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A Simpler Goertzel Algorithm

Rick LyonsFebruary 4, 2021

In this blog I propose a Goertzel algorithm that is simpler than the version of the Goertzel algorithm that is traditionally presented DSP textbooks. Below I very briefly describe the DSP textbook version of the Goertzel algorithm followed by a description of my proposed simpler algorithm.

The Traditional DSP Textbook Goertzel Algorithm

The so-called Goertzel algorithm is used to efficiently compute a single mth-bin sample of an N-point discrete Fourier transform (DFT) [1-4]. The traditional DSP textbook version of the Goertzel algorithm is implemented using the network shown in Figure 1.

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Figure 1: Traditional DSP textbook Goertzel network.

The ‘m’ variable in Figure 1 is the index of the single DFT bin sample being computed where m = 0,1,2,…,N-1, N is the DFT size, and the X(m) output is the desired mth-bin DFT sample. The z-domain transfer function of the Figure 1 network is:

$$H_1(z) = {1-e^{-j2{\pi}m/N}z^{-1}\over 1-2cos(2{\pi}m/N)z^{-1}+z^{-2}}.\qquad\qquad\qquad(1)$$

The processing steps used to compute the complex-valued X(m) output sample in the Figure 1 network are as follows:

1) Apply an N-sample x(n) input sequence to the network performing the Figure 1 Stage# 1 computations N times.

2) Shift the data samples downward through the two delay elements.

3) Apply a zero-valued input sample to the network’s input and perform the Figure 1 Stage# 1 computations one more time.

4) Perform the Figure 1 Stage# 2 computations one time to obtain the desired X(m) sample.

The Proposed Simpler Goertzel Algorithm

We can eliminate the above traditional Figure 1 processing Steps 2) and 3) by using the network shown in Figure 2.

Figure 2: Proposed simpler Goertzel network.

The z-domain transfer function of the Figure 2 network is:

$$H_2(z) = {e^{j2{\pi}m/N}-z^{-1}\over 1-2cos(2{\pi}m/N)z^{-1}+z^{-2}}.\qquad\qquad\qquad(2)$$

The simpler processing steps used to compute the complex-valued X(m) output sample in the Figure 2 network are as follows:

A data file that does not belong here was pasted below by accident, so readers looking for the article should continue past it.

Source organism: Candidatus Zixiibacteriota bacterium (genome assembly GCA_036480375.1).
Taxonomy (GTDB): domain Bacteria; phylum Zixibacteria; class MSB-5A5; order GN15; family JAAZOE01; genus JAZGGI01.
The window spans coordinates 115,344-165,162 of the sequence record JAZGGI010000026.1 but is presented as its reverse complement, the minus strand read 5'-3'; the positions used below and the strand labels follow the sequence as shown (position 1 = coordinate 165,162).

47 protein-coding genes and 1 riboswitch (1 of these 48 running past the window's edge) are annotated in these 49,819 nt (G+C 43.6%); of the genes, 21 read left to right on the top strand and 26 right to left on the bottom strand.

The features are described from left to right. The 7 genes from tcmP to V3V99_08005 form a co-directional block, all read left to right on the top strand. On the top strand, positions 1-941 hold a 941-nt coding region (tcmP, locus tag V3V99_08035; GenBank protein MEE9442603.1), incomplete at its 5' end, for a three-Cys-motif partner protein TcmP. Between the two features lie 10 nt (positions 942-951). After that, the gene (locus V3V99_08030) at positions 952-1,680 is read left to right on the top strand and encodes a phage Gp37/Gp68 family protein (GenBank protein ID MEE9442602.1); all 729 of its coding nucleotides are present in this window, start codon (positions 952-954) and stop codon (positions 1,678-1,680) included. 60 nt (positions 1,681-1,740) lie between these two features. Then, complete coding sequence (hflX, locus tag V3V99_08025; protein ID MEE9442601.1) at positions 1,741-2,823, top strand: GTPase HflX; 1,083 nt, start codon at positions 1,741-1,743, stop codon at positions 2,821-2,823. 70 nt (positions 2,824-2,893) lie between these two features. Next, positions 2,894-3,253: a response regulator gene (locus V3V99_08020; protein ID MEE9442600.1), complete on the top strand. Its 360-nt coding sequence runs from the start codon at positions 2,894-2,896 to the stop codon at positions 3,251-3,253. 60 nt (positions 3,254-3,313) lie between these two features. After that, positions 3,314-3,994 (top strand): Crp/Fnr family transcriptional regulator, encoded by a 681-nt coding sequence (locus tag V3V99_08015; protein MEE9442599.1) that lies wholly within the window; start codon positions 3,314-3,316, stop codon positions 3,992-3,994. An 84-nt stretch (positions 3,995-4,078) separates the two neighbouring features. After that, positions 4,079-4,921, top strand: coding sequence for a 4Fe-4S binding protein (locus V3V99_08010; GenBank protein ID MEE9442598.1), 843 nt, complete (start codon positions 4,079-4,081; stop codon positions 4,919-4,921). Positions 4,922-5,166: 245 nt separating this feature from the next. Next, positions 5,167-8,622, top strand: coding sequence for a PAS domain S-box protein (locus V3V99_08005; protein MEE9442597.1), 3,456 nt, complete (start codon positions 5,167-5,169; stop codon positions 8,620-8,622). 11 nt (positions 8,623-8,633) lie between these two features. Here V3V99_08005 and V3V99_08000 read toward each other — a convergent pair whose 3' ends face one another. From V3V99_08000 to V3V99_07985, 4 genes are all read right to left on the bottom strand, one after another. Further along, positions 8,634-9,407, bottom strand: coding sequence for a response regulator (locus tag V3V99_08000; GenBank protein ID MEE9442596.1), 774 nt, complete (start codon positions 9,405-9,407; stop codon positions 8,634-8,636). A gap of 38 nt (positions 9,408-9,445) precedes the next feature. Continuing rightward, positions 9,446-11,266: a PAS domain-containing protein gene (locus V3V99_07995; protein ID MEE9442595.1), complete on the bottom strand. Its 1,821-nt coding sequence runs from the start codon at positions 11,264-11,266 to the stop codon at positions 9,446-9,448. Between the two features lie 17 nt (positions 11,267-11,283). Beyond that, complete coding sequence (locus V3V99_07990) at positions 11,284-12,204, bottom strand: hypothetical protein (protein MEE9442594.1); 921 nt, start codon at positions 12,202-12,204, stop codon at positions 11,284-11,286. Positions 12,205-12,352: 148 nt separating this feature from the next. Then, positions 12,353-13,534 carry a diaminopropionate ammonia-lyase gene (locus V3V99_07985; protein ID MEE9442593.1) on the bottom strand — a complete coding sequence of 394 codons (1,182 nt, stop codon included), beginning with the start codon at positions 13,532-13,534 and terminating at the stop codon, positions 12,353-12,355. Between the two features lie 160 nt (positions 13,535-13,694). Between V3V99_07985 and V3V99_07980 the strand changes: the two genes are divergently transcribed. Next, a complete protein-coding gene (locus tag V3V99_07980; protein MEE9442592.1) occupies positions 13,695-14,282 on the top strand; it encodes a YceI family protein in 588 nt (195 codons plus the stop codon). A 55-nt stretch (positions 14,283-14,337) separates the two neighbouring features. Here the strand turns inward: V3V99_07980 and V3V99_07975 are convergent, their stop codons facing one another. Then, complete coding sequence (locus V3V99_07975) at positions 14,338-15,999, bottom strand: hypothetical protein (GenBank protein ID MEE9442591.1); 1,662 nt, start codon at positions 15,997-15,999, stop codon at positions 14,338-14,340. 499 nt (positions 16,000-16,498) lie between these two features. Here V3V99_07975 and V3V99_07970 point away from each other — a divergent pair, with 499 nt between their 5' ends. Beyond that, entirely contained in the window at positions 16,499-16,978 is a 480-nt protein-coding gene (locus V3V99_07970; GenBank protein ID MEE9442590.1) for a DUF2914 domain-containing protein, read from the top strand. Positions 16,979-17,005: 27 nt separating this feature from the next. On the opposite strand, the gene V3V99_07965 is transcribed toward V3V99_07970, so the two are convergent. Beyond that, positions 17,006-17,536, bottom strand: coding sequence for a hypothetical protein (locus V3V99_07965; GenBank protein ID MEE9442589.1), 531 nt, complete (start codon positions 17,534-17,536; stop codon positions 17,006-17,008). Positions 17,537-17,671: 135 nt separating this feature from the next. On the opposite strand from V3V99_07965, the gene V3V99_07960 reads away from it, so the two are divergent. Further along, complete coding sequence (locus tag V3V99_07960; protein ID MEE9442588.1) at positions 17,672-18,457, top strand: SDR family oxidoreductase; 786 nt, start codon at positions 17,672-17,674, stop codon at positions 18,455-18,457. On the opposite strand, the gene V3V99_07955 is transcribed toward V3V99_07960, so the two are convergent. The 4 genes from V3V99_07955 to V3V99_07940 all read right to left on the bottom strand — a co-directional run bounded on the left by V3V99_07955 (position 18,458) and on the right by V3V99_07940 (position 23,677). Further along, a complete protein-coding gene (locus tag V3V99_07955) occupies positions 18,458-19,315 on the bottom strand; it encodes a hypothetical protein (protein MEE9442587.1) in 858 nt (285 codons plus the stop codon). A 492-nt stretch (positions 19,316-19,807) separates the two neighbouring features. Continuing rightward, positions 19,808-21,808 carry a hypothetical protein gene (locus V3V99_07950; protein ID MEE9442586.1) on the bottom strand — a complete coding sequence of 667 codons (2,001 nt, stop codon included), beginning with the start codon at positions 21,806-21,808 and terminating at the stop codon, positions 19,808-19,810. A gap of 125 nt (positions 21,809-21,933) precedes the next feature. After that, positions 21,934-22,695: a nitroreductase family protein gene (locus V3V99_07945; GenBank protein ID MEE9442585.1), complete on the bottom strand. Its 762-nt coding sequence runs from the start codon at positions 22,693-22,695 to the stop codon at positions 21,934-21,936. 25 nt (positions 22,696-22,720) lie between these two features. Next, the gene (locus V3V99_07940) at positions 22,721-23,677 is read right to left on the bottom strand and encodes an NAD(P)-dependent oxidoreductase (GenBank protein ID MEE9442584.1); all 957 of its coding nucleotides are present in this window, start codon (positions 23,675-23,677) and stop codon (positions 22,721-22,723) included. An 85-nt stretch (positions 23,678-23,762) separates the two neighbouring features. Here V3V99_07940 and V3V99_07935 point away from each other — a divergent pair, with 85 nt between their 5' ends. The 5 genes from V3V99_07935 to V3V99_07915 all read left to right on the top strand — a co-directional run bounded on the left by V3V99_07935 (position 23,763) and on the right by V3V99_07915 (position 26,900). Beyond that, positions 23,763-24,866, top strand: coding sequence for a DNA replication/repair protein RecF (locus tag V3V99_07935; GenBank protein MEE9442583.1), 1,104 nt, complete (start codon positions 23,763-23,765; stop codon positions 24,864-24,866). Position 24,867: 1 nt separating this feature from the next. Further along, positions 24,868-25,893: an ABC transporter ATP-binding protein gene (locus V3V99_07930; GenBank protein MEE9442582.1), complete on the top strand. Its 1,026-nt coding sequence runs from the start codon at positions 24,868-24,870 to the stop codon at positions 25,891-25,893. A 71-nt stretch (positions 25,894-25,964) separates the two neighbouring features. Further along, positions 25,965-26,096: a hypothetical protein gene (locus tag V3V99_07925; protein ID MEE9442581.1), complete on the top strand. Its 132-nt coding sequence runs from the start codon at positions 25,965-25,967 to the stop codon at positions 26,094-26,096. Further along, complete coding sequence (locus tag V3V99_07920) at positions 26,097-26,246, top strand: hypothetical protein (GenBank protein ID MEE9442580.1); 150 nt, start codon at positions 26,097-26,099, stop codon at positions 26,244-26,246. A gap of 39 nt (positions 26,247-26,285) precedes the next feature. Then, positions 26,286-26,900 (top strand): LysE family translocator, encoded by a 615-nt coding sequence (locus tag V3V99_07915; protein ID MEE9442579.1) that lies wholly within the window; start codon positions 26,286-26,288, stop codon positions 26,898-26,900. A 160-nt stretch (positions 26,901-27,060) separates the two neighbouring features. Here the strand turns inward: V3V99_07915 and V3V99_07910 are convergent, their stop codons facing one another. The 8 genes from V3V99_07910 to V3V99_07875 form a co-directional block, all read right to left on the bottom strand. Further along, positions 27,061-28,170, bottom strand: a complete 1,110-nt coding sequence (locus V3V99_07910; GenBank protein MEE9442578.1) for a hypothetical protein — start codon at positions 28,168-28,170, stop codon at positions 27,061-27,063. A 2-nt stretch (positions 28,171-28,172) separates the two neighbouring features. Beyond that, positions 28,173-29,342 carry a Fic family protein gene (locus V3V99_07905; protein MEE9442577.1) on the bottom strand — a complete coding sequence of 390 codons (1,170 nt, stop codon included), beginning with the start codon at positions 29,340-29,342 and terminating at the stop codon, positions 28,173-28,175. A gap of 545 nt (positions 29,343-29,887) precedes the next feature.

1) Apply an N-sample x(n) input sequence to the network performing the Figure 2 Stage# 1 computations N times.

2) Perform the Figure 2 Stage# 2 computations one time to obtain the desired X(m) sample.

A Noteworthy Aspect Regarding the Original 1958 Goertzel Algorithm

It is interesting to note that the traditional Figure 1 DSP textbook version of the so-called Goertzel algorithm does not implement the processing originally proposed by Gerald Goertzel in his 1958 paper [5].

I make the above claim because in Gerald Goertzel’s original paper the input data sequence must be reversed in order to produce the desired a(k) data sequence as indicated by his decrementing time-domain index ‘k’ shown in Figure 3.

Figure 3: The original algorithm proposed by G. Goertzel in  1958. [Reproduced from [5] without permission.]

At this point I’ll also state that I believe the lower limit of the ‘S’ summation in the text of Figure 3 should be zero rather than one.

Conclusions

I briefly described the Figure 1 network and processing steps of the traditional DSP textbook version of the so-called Goertzel algorithm. (I refer to that textbook algorithm as “so-called” because it does not implement the original algorithm proposed by G. Goertzel in his 1958 paper.) Then I proposed the Figure 2 network and processing steps of a simpler Goertzel algorithm.

My proposed algorithm is only slightly computationally simpler than the traditional algorithm but it does eliminate the tradition algorithm’s cumbersome processing Steps 2) and 3).

References

[1] S. Mitra, "Digital Signal Processing", Fourth Edition, McGraw Hill Publishing, 2011, pp. 618-620.

[2] J. Proakis and D. Manolakis, "Digital Signal Processing-Principles, Algorithms, and Applications", Third Edition, Prentice Hall, Upper Saddle River, New Jersey, 1996, pp. 480-481.

[3] A. Oppenheim, R. Schafer, and J. Buck, "Discrete-Time Signal Processing", Second Edition, Prentice Hall, Upper Saddle River, New Jersey, 1996, pp. 633-634.

[4] R. Lyons, “Understanding Digital Signal Processing”, 3rd Ed., Prentice Hall, Upper Saddle River, New Jersey, 2011, pp. 738–740.

[5] G. Goertzel, “An Algorithm for the Evaluation of Finite Trigonometric Series” The American Mathematical Monthly, Vol. 65, No. 1, Jan. 1958, pp. 34-35


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